[Show abstract][Hide abstract] ABSTRACT: There is an obvious lack of validated norms for elderly persons aged 85 and older for the large majority of the neuropsychological tests used in clinical practice. Yet this range of "oldest-old" individuals drastically increases worldwide and is the more likely to develop dementia. Providing clinicians validated and updated norms to accurately evaluate cognitive functioning in this population is an important issue in geriatrics. This study provides normative scores for 7 neuropsychological tests commonly used in clinical practice. Data were collected in a sample of 283 subjects aged 85 and older, included in the PAQUID study, a population-based cohort conducted in France. Normative scores were calculated according to 2 age ranges and 2 educational levels, and are presented in percentiles. The norms provided in the present study involve 7 tests that are widely used in the neuropsychological assessment of geriatrics populations and should be of help for clinicians.
Archives of Clinical Neuropsychology 09/2015; DOI:10.1093/arclin/acv055 · 1.99 Impact Factor
[Show abstract][Hide abstract] ABSTRACT: Joint models are used in ageing studies to investigate the association
between longitudinal markers and a time-to-event, and have been extended to
multiple markers and/or competing risks. The competing risk of death must be
considered in the elderly because death and dementia have common risk factors.
Moreover, in cohort studies, time-to-dementia is interval-censored because
dementia is only assessed intermittently. So subjects can become demented and
die between two follow-up visits without being diagnosed. To study pre-dementia
cognitive decline, we propose a joint latent class model combining a (possibly
multivariate) mixed model and an illness-death model handling both interval
censoring (by accounting for a possible unobserved transition to dementia) and
semi-competing risks. Parameters are estimated by maximum likelihood handling
interval censoring. The correlation between the marker and the times-to-events
is captured by latent classes, homogeneous groups with specific risks of death
and dementia and profiles of cognitive decline. We propose markovian and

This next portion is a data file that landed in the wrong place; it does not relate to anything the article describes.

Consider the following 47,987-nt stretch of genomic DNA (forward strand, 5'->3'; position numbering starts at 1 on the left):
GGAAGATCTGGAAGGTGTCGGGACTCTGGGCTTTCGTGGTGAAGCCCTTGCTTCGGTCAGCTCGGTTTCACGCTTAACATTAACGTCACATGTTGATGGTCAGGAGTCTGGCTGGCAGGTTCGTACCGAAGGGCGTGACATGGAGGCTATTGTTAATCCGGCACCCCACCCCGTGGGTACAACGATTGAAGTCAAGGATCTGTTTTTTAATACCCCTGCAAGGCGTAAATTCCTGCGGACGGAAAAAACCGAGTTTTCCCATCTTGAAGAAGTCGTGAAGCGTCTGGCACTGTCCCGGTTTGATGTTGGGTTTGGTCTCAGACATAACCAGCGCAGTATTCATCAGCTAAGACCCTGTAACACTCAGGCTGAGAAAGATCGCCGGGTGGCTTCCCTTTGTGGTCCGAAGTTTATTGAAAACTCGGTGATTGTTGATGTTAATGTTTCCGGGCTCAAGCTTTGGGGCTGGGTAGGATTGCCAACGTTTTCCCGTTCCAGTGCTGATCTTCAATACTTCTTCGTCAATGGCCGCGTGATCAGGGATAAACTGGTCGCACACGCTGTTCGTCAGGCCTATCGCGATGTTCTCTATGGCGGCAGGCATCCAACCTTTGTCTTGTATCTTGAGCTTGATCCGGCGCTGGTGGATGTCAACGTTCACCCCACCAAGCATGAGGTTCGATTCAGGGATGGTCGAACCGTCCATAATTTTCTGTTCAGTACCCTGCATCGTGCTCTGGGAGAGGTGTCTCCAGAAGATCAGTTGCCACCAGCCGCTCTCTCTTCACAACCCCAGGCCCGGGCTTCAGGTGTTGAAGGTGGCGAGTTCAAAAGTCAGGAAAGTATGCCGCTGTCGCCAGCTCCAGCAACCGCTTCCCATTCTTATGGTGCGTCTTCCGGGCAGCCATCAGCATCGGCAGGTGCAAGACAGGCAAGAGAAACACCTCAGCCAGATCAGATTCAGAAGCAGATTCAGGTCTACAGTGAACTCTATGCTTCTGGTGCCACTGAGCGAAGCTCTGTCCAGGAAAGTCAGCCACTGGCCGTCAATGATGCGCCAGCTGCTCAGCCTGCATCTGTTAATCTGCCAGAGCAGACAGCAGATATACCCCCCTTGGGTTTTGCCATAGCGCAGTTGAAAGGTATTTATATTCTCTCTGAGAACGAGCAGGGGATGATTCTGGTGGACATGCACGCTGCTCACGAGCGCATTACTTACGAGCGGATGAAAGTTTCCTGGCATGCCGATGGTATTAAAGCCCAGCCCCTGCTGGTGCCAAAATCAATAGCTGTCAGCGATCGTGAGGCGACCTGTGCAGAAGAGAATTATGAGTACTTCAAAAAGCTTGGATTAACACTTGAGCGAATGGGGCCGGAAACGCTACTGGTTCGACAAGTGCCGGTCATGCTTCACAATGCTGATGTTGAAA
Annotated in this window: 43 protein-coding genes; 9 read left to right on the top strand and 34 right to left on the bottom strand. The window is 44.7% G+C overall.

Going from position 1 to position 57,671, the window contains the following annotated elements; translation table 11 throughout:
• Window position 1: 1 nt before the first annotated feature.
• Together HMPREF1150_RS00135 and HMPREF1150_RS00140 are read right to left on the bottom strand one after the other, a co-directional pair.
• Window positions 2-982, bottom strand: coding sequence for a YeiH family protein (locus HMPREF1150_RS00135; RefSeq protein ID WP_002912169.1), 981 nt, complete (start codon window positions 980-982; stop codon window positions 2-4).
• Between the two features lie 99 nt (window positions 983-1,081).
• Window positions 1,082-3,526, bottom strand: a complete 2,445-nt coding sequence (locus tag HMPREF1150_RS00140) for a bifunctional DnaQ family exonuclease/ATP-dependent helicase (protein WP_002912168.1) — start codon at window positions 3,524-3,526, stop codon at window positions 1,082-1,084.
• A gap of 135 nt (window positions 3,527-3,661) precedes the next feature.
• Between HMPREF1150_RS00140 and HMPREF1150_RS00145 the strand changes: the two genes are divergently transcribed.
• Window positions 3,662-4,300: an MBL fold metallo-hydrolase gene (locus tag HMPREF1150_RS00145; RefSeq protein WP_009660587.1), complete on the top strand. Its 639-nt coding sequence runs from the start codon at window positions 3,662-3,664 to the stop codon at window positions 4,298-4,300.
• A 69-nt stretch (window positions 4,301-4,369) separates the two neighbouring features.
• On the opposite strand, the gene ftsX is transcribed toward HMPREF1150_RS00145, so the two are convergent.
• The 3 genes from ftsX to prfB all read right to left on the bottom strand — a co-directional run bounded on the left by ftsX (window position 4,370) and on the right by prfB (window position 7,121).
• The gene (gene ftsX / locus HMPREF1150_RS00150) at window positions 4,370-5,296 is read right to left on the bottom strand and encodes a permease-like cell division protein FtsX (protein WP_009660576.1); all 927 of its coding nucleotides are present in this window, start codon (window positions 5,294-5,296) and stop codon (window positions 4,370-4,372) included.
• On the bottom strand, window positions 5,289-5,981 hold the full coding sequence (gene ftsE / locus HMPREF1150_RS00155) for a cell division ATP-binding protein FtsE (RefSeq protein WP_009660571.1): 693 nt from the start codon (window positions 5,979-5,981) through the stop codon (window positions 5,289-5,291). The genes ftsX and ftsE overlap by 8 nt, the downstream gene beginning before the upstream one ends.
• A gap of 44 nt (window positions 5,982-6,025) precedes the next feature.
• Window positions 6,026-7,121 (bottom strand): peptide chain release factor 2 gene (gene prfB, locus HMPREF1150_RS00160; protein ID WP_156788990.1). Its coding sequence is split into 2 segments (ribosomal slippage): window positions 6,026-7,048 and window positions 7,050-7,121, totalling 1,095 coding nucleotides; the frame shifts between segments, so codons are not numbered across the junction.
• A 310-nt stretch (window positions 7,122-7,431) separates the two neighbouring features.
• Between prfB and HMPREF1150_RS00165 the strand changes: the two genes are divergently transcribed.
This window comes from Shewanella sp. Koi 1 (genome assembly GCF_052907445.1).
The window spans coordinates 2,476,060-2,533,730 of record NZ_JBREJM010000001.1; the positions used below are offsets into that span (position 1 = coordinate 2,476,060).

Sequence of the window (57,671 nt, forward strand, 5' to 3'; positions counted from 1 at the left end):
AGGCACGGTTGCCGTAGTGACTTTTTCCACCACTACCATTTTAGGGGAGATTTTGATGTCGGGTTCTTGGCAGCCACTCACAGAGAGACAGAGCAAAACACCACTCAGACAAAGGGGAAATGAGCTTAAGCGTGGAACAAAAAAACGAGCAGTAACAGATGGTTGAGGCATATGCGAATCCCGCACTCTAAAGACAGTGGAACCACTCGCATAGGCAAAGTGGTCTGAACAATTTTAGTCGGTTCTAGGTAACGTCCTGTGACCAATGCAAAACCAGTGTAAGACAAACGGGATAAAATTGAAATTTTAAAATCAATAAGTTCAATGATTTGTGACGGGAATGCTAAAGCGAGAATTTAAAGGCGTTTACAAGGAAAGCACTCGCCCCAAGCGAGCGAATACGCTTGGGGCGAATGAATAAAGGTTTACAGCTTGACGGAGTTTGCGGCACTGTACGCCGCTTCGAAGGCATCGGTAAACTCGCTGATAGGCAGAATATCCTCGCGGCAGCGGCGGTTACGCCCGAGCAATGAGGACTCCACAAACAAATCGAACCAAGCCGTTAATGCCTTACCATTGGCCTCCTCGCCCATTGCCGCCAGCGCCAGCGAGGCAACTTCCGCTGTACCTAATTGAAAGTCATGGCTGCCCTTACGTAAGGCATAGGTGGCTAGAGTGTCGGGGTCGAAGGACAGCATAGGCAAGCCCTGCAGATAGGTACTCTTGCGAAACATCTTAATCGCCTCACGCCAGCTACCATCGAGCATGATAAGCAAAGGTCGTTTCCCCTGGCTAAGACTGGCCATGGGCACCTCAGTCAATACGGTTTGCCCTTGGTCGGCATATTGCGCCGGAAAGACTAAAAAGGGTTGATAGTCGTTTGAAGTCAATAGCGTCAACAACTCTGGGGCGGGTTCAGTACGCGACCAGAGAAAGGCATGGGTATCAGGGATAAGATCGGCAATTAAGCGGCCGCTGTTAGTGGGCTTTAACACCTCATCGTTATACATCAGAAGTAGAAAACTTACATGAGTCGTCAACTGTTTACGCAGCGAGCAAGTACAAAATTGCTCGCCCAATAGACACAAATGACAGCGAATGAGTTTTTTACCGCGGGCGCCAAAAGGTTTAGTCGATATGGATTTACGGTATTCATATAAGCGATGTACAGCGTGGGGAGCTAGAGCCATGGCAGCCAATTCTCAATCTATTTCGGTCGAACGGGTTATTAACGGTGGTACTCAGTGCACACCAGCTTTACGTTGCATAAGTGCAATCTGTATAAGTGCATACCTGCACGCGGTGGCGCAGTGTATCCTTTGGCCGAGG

semi-markovian versions. Both approaches are compared to a joint latent class
model for standard competing risks through a simulation study, and then applied
in a prospective cohort study of cerebral and functional ageing to distinguish
different profiles of cognitive decline associated with risks of dementia and
death. The comparison highlights that among demented subjects, mortality
depends more on age than duration of dementia. This model distinguishes the
so-called terminal pre-death decline (among non-demented subjects) from the
[Show abstract][Hide abstract] ABSTRACT: Several studies in Western countries have shown an association between cognitive disorders and low BMI or weight loss in elderly people. However, few data are available in Africa. We analysed the association between cognitive disorders and undernutrition among elderly people in Central Africa. A cross-sectional, multicentre, population-based study using a two-phase design was carried out in subjects aged 65 years and above in the Central African Republic (CAR) and the Republic of Congo (ROC). All subjects were interviewed using the Community Screening Interview for Dementia, and those with low performance were clinically assessed by a neurologist and underwent further psychometrical tests. Diagnostic and Statistical Manual-IV and Petersen's criteria were required for the diagnoses of dementia and mild cognitive impairment (MCI), respectively. Undernutrition was evaluated using mid-upper arm circumference (MUAC) < 24 cm, BMI < 18·5 kg/m